The Turkish economy has already met a number of basic requirements for a higher credit rating and lower risk premiums. But it still suffers from a shortfall in the trust factor needed to support this. Political uncertainties have contributed to market unease, as have doubts about long-term fiscal prospects and the regulatory environment. 

To dispel these concerns, Turkey needs to ensure that its public finances become fully transparent through the publication of general public sector accounts in line with international standards and the consolidation of the recently adopted medium-term fiscal framework with annual spending ceilings. At the same time, the credibility of monetary policy must be assured. The central bank must be given more active support in its drive to lower inflation, both through structural reforms in such areas as competition and labour market policy and through wage and price restraint agreements between employers and labour unions. 

At the same time, Turkey needs to address the dysfunctional multipolarity of its economy, in which a formal sector made up of modern, financially transparent companies that respect laws and regulations and are able to tap financial markets and attract high-quality professional staff sits side by side with an informal sector that is highly flexible and competitive yet financially non-transparent and unable to handle official tax, social security and legal issues. This challenge has become all the more urgent in the last five to 10 years due to the emergence of a third economic force made up of more efficient and entrepreneurial medium-sized firms, many of them export-oriented, which are nonetheless finding it difficult to be fully transparent and law-abiding as a result of the cost and complexity of complying with regulations. 

This kind of fragmentation is not seen in more advanced OECD countries and is hindering Turkey’s ability to achieve its full potential. Until this “structural schizophrenia” is addressed, Turkey will fall short of full efficiency and competitiveness due to the barriers facing its companies in tapping capital markets, skilled labour resources and foreign direct investment. 

In parallel with further modernisation of its capital markets, Turkey needs far-reaching reform of labour market regulations and laws concerning free and fair competition. Rather than being imposed through legislation alone, these reforms need to be negotiated by the government with employers and labour unions, taking account of market conditions and productivity challenges. This is how successful OECD countries try to keep the balance between the flexibility demanded by global competition and societal goals. We consider that a similar approach is necessary for Turkey. We have already seen some instances of the government and civil society starting to adopt this kind of approach, but more initiatives along these lines are needed given the depth of Turkey’s structural reform agenda.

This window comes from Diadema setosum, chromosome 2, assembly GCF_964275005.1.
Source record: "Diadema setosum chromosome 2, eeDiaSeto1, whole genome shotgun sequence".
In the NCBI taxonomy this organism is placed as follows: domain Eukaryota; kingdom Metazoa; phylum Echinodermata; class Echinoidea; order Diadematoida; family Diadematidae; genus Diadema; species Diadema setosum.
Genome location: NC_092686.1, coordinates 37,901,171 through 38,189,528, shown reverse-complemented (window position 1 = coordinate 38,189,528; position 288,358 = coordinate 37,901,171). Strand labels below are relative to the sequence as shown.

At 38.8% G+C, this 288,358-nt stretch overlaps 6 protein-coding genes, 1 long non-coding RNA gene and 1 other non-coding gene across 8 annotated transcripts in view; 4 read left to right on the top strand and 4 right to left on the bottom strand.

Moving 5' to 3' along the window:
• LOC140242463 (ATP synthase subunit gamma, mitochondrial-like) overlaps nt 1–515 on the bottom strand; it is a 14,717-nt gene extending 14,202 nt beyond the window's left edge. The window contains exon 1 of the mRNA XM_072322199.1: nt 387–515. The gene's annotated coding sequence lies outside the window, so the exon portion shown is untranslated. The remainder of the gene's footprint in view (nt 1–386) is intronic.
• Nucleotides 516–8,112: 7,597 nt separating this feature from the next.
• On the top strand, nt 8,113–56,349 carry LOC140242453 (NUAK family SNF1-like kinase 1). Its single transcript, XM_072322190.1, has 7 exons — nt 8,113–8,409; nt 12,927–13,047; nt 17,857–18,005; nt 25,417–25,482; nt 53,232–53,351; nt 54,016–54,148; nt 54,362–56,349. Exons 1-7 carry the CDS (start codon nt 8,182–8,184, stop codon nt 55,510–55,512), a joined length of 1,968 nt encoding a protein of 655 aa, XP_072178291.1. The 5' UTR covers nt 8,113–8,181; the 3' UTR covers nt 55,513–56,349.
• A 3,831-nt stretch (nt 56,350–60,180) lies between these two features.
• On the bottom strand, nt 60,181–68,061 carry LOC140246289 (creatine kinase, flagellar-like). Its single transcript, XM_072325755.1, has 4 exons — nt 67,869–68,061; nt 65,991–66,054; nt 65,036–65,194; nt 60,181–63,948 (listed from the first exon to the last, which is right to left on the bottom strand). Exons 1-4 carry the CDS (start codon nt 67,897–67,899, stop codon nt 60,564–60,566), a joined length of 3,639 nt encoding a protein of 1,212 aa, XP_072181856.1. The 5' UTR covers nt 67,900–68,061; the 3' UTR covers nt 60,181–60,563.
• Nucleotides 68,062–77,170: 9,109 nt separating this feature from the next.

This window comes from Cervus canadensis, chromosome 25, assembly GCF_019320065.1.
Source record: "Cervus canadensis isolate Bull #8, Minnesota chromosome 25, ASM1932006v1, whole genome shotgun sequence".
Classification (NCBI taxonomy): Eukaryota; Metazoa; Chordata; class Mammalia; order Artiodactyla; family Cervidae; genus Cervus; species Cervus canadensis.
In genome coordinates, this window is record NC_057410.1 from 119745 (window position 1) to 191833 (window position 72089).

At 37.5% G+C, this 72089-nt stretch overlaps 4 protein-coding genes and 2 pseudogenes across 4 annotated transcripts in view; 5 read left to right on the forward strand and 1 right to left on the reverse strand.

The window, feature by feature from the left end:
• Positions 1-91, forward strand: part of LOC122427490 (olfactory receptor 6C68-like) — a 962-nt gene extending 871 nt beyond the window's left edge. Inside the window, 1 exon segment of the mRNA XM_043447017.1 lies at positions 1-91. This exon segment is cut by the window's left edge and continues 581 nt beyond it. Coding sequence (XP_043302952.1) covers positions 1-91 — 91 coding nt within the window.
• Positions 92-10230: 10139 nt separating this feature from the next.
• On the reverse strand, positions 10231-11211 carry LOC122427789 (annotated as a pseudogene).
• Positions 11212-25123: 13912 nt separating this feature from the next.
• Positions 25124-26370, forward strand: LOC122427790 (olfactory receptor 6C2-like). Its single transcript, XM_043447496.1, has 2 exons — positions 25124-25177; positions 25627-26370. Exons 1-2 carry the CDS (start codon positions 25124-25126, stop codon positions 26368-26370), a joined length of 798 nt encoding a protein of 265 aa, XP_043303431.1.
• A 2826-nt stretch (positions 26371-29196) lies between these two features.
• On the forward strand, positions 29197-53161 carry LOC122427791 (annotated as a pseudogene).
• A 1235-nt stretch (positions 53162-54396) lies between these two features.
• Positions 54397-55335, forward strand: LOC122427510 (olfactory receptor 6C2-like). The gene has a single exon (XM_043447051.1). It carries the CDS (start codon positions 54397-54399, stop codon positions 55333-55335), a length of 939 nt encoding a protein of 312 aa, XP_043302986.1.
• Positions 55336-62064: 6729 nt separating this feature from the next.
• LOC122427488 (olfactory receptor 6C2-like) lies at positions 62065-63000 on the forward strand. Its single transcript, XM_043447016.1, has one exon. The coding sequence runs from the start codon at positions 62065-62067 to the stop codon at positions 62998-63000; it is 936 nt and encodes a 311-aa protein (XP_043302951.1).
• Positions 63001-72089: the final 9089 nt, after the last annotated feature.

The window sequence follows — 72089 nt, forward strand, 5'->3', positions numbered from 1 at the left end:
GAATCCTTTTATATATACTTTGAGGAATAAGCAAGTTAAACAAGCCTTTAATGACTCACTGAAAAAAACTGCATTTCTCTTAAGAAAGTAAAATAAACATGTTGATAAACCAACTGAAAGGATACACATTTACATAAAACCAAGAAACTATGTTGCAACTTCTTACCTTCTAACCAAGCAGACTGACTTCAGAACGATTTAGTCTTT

Finally, one of the biggest challenges is to overcome the gap in education levels that divides Turkish society. The resources devoted to primary and secondary education in Turkey are proportionately among the lowest for any OECD country, at around 2.4 percent of GDP compared with an OECD average of 3.8 percent. In terms of expenditure per student, in purchasing power parity (PPP) terms the gap is even larger, with Turkey spending not more than 10-15% of the real resources spent per student by benchmark OECD countries. Limited resources allocated to education are also unevenly spent between elite institutions and under-resourced schools and universities. In these circumstances, public finance reforms should not just be about curtailing spending. They should also target strategic spending in priority areas and education has to be one of these. It is the key to Turkey’s future. 

Subscribe to our newsletters